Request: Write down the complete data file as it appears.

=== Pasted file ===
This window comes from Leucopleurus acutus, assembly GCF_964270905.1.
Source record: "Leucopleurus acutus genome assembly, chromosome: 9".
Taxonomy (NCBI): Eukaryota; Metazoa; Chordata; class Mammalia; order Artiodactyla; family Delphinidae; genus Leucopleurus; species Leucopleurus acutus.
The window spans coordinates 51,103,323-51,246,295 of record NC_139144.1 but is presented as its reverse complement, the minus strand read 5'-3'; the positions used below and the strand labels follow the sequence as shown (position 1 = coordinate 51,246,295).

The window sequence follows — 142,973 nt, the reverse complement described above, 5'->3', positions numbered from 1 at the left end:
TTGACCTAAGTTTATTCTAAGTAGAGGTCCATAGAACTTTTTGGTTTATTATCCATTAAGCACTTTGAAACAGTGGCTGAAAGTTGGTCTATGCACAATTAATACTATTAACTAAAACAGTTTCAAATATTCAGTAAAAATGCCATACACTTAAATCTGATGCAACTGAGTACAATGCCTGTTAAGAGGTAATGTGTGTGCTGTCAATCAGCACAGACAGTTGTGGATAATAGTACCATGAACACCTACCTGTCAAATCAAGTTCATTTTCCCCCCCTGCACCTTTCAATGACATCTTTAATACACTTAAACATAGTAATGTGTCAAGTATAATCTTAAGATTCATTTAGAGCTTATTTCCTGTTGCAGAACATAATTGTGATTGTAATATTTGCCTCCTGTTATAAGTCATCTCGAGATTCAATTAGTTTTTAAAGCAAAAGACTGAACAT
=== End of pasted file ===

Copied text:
This window comes from Leucopleurus acutus, assembly GCF_964270905.1.
Source record: "Leucopleurus acutus genome assembly, chromosome: 9".
Taxonomy (NCBI): Eukaryota; Metazoa; Chordata; class Mammalia; order Artiodactyla; family Delphinidae; genus Leucopleurus; species Leucopleurus acutus.
The window spans coordinates 51,103,323-51,246,295 of record NC_139144.1 but is presented as its reverse complement, the minus strand read 5'-3'; the positions used below and the strand labels follow the sequence as shown (position 1 = coordinate 51,246,295).

The window sequence follows — 142,973 nt, the reverse complement described above, 5'->3', positions numbered from 1 at the left end:
TTGACCTAAGTTTATTCTAAGTAGAGGTCCATAGAACTTTTTGGTTTATTATCCATTAAGCACTTTGAAACAGTGGCTGAAAGTTGGTCTATGCACAATTAATACTATTAACTAAAACAGTTTCAAATATTCAGTAAAAATGCCATACACTTAAATCTGATGCAACTGAGTACAATGCCTGTTAAGAGGTAATGTGTGTGCTGTCAATCAGCACAGACAGTTGTGGATAATAGTACCATGAACACCTACCTGTCAAATCAAGTTCATTTTCCCCCCCTGCACCTTTCAATGACATCTTTAATACACTTAAACATAGTAATGTGTCAAGTATAATCTTAAGATTCATTTAGAGCTTATTTCCTGTTGCAGAACATAATTGTGATTGTAATATTTGCCTCCTGTTATAAGTCATCTCGAGATTCAATTAGTTTTTAAAGCAAAAGACTGAACAT